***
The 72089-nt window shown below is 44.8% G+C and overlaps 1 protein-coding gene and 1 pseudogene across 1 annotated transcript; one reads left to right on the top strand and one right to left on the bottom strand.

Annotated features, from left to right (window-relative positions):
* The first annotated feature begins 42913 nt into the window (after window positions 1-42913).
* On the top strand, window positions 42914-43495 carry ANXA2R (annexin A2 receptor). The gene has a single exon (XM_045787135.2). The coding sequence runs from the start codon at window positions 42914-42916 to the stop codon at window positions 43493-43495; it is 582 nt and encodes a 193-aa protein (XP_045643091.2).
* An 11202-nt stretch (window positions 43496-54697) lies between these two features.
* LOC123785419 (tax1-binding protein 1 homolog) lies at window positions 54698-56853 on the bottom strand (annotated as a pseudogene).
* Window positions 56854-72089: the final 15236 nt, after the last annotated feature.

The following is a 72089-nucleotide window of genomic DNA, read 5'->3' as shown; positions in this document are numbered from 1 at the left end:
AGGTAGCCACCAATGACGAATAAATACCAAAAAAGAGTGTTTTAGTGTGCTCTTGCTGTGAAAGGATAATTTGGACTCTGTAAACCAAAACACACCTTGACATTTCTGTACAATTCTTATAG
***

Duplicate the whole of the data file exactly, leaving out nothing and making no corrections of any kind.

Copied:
The 72089-nt window shown below is 44.8% G+C and overlaps 1 protein-coding gene and 1 pseudogene across 1 annotated transcript; one reads left to right on the top strand and one right to left on the bottom strand.

Annotated features, from left to right (window-relative positions):
* The first annotated feature begins 42913 nt into the window (after window positions 1-42913).
* On the top strand, window positions 42914-43495 carry ANXA2R (annexin A2 receptor). The gene has a single exon (XM_045787135.2). The coding sequence runs from the start codon at window positions 42914-42916 to the stop codon at window positions 43493-43495; it is 582 nt and encodes a 193-aa protein (XP_045643091.2).
* An 11202-nt stretch (window positions 43496-54697) lies between these two features.
* LOC123785419 (tax1-binding protein 1 homolog) lies at window positions 54698-56853 on the bottom strand (annotated as a pseudogene).
* Window positions 56854-72089: the final 15236 nt, after the last annotated feature.

The following is a 72089-nucleotide window of genomic DNA, read 5'->3' as shown; positions in this document are numbered from 1 at the left end:
AGGTAGCCACCAATGACGAATAAATACCAAAAAAGAGTGTTTTAGTGTGCTCTTGCTGTGAAAGGATAATTTGGACTCTGTAAACCAAAACACACCTTGACATTTCTGTACAATTCTTATAG